Why I Have Hope, Part 1

It was a big deal when my brother started to come to school with me. We could walk together, to and from, and I felt like such the big sister. I was very proud of my position.

 

I don’t remember the first time it happened, someone pointing out that my brother did not have the same color skin as me. I do remember the day I decided I wasn’t going to take it anymore, though.

This kid, I still remember his name, called my little brother a ‘gook’. I had learned from a family member the nastiness of that word and it brought up all kinds of pent up, never-used feelings. I wasn’t having it.

I had my little brother’s hand in mine as I tried to punch this kid. The boy and his friends laughed at my inexperience with violence. The rage launched me forward onto him while the kid’s big brother watched, his companions cheering us on. I feel like he was shocked. He didn’t know I was that mad. I remember him saying, “Kara, Kara. Stop.”

But I couldn’t stop – the thing propelling me forward was bigger than me.

I was incensed on behalf of my very small brother. My brother  with his beautiful dark eyes and dark hair and coffee colored skin. I loved our differences. I was proud that my brother was Korean, that he was different. He was so beautiful to me.

I don’t remember a lot except that I was screaming hysterically as I ran home. I raced to my garage, where I grabbed a hammer. I wanted to inflict the worst kind of pain on those boys.

It didn’t matter that they had not made Todd bleed. His wounds were invisible but deep. You could see the wariness in his eyes. After all, some of our own family members had no problem making fun of his race.

Why should he be surprised by the kids at school using mean words on him?

Why should he be surprised at the teachers who pretended not to overhear?

Why should he be surprised at the adults who asked idiotic questions of him?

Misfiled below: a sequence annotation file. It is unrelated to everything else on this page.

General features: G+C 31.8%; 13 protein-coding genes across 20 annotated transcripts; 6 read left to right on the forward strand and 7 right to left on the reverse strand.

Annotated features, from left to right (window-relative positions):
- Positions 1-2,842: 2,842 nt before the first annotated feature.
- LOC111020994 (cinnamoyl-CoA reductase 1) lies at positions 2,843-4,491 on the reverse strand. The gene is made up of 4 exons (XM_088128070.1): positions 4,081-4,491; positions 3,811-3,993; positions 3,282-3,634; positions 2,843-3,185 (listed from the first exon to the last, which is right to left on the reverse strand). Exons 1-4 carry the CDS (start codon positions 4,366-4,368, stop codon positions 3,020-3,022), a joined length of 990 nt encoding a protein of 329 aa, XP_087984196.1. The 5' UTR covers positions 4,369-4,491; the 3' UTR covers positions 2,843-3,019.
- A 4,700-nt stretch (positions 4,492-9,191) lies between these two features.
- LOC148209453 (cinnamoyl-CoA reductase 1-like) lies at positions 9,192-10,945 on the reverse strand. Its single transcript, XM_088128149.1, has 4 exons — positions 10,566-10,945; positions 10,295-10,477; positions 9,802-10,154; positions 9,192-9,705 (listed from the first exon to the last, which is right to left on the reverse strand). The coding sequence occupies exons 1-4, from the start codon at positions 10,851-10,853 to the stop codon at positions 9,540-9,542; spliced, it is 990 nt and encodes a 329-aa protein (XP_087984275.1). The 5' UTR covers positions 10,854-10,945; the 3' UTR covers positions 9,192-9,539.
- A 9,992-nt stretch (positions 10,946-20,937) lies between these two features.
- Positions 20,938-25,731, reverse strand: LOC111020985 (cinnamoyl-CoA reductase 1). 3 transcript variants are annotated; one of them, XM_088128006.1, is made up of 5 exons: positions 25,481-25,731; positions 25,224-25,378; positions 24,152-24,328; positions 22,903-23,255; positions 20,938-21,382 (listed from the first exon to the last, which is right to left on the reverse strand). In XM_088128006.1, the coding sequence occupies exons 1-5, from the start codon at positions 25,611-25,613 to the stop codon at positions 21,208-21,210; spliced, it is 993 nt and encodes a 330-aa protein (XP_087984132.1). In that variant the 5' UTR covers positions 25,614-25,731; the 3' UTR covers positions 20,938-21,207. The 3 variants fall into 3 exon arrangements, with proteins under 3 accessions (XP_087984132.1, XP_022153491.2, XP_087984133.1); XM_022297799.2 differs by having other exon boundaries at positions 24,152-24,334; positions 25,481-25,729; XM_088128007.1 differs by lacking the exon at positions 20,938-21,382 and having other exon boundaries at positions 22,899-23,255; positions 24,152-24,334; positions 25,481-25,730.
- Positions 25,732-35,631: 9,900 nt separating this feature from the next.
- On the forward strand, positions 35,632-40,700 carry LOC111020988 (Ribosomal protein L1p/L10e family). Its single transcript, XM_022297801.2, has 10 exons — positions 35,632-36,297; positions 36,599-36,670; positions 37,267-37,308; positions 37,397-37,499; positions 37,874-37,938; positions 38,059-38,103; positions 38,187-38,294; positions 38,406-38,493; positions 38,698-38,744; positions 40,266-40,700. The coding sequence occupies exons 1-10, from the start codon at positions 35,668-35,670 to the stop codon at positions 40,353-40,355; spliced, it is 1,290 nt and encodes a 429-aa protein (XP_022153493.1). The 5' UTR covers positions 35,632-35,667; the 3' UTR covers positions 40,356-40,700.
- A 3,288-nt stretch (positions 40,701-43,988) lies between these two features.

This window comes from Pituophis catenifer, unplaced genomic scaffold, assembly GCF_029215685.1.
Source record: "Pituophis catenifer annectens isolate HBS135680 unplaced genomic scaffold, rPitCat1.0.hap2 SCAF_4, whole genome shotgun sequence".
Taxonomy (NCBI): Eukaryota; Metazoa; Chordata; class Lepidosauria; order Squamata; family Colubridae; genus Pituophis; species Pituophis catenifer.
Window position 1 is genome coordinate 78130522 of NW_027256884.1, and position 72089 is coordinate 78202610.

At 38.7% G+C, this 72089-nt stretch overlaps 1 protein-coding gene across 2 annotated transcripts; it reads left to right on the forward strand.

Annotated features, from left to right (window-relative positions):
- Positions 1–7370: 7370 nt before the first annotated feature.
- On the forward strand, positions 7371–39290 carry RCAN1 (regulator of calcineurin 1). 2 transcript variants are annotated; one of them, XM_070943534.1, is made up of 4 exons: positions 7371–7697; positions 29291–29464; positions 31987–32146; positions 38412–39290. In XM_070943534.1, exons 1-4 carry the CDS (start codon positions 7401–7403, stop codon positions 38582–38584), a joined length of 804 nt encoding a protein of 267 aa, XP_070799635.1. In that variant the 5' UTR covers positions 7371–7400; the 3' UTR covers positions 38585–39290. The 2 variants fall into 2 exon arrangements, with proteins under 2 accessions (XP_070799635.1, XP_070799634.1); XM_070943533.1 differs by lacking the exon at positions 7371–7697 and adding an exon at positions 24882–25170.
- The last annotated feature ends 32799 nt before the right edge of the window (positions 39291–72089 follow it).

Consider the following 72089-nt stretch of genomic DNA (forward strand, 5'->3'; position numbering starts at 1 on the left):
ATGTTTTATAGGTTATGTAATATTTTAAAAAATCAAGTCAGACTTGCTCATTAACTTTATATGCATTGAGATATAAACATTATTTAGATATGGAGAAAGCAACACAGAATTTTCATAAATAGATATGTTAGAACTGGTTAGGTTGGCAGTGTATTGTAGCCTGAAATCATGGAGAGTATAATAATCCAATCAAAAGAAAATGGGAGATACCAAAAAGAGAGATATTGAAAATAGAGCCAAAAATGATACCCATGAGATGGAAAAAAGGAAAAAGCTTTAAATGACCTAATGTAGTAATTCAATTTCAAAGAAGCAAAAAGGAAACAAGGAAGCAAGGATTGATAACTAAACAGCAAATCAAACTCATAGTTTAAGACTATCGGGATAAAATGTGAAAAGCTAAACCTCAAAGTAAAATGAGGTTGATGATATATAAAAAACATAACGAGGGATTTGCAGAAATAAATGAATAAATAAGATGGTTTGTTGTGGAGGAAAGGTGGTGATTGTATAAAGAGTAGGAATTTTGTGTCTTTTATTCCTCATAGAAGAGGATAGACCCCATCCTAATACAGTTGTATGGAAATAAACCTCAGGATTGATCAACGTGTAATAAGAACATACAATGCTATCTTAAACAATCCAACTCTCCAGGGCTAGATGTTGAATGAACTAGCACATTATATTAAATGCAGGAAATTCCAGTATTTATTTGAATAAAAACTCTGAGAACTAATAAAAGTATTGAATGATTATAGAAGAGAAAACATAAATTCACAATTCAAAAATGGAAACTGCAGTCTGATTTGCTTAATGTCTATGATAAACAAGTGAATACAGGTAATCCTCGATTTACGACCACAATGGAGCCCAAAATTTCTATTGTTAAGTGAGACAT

Back to that day, the day when violence came into my heart. I chased that boy for two blocks, anger growing with every pump of my legs. The boy was faster than me and reached his house before I could reach him. His mother was sitting on the front porch.

He ran up the two concrete stairs and stood behind his mother. I stood gasping for air, grasping a hammer tightly in one hand, sweat rolling down my forehead. It was the voice of his mother that calmed the fire in my heart.

Thinking back on it, I believe it was her understanding that acted like cool waters.

I thought, “She gets it.” 

His mother didn’t look like the other mothers at my elementary school. Her clothes were different, her accent not the same. Maybe she understood being on the outside. Maybe she recognized the flames engulfing my heart.

She listened to my tearful story, words coming between hiccups, snot and tears running down my face. She nodded her head and took her son’s hand and told him to apologize. 

I went home exhausted, defeated, and scared.

For the first time I saw that the thing my little brother was up against was an indomitable foe.

I was also frightened by the monster inside myself.

Racism is raised generation by generation on hate. Racism is fed small children to keep it growing into a proper big monster. How would I ever beat that?

 


 

For me, the day I chased that boy home with a hammer in my hand, I realized something new: knowing the person at school wasn’t the same as knowing the person.

When I saw that boy’s mama was waiting on the front porch I had clarity about his life. For one, he had a mother. I don’t think I’d ever considered that.

For another, he had a mother who was different. Lastly, I could see that his life was not the same as mine. There was something about the way his yard looked that suggested that what happened in my home was not the same as what happened in his home.

Suddenly his chipped front tooth didn’t add to his malice; it was just a chipped tooth.

I think he learned something new that day, too. I think he learned that someone can be pushed too far, that they can lose the ability to choose reason. Sadly, I think he learned to like that feeling, at least while he was at school.

That was not the last run in this boy and I would have. He and I would have words again on a school bus in high school. He didn’t grow out of bullying even in high school. One afternoon, I would sit back and watch as someone pummeled him, after months and months of taking mean words, and think, “Yeah, I remember that feeling.”

By the way, it isn’t a good feeling that you’re left with after you do violence. It’s a lonely feeling.

Doing violence leaves you feeling separate from everyone.

I need you to know that I wasn’t always the champion of the underdog. There were times that I did the bullying, a fact that still fills me with regret.